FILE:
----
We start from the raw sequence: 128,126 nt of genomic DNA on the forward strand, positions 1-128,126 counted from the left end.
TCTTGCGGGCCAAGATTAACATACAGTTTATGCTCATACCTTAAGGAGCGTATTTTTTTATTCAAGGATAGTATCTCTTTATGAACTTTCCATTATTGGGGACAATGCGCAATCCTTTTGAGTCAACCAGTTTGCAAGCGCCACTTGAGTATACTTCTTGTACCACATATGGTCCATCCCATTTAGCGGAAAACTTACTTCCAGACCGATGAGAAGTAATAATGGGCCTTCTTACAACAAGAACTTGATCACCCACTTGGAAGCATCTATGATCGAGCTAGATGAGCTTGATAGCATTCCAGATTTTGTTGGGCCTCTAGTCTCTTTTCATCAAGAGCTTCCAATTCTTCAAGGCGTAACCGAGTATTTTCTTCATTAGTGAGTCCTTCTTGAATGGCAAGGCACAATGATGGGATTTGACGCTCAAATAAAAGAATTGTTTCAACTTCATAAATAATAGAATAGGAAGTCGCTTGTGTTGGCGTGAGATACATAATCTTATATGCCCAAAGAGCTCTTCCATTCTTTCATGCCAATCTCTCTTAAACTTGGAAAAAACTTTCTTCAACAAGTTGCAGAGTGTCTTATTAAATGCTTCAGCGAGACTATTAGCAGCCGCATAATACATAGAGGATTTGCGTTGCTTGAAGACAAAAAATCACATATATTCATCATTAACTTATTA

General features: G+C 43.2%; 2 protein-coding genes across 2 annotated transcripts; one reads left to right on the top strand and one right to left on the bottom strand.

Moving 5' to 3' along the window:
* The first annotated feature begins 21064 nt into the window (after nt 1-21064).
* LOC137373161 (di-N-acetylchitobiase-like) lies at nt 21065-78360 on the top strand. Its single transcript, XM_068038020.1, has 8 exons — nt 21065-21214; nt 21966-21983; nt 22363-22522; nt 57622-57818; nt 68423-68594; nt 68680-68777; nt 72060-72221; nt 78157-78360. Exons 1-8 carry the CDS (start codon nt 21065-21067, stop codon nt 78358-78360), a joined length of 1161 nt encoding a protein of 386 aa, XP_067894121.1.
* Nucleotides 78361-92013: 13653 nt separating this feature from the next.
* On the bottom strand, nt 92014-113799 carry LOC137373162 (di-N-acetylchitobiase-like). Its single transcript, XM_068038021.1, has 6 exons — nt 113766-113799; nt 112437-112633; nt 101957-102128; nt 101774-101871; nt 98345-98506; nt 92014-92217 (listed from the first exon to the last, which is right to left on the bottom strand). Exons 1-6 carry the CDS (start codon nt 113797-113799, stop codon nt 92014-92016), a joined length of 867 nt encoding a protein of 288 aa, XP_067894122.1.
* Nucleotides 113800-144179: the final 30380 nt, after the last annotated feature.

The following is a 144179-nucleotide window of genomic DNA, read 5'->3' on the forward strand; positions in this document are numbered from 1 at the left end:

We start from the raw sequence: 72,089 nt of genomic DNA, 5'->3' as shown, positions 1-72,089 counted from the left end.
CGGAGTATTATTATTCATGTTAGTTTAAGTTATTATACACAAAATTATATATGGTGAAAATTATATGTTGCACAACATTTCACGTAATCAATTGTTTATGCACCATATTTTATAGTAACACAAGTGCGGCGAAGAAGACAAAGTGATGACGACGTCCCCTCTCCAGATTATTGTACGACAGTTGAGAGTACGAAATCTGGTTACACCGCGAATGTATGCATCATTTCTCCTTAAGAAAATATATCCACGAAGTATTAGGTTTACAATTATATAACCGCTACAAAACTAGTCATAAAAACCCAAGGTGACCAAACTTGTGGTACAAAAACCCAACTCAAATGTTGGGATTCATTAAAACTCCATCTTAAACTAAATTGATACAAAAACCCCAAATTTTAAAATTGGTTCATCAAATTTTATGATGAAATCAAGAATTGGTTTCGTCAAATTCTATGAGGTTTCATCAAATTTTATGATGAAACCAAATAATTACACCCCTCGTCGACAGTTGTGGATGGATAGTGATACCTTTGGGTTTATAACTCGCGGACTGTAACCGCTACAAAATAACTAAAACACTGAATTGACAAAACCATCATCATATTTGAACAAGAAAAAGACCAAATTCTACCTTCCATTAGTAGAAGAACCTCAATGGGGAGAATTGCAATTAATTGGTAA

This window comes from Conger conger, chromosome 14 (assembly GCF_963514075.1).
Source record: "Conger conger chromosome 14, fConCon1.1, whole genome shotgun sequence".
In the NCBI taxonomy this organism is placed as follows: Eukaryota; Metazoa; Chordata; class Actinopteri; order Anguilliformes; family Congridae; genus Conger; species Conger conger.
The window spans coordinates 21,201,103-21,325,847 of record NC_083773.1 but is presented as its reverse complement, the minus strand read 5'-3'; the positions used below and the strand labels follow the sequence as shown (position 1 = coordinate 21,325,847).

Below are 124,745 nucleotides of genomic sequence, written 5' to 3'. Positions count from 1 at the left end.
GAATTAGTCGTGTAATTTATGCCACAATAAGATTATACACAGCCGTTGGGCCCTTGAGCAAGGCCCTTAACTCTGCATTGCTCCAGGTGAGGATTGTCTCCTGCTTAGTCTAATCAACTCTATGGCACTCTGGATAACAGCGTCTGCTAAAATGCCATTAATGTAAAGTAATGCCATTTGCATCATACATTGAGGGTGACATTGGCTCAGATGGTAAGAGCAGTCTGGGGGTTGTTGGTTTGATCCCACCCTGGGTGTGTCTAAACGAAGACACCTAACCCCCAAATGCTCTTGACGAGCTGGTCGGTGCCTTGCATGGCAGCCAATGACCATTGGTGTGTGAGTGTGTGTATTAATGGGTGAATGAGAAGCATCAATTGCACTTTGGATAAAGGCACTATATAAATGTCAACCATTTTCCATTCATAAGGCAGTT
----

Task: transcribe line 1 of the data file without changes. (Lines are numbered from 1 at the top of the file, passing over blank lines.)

We start from the raw sequence: 128,126 nt of genomic DNA on the forward strand, positions 1-128,126 counted from the left end.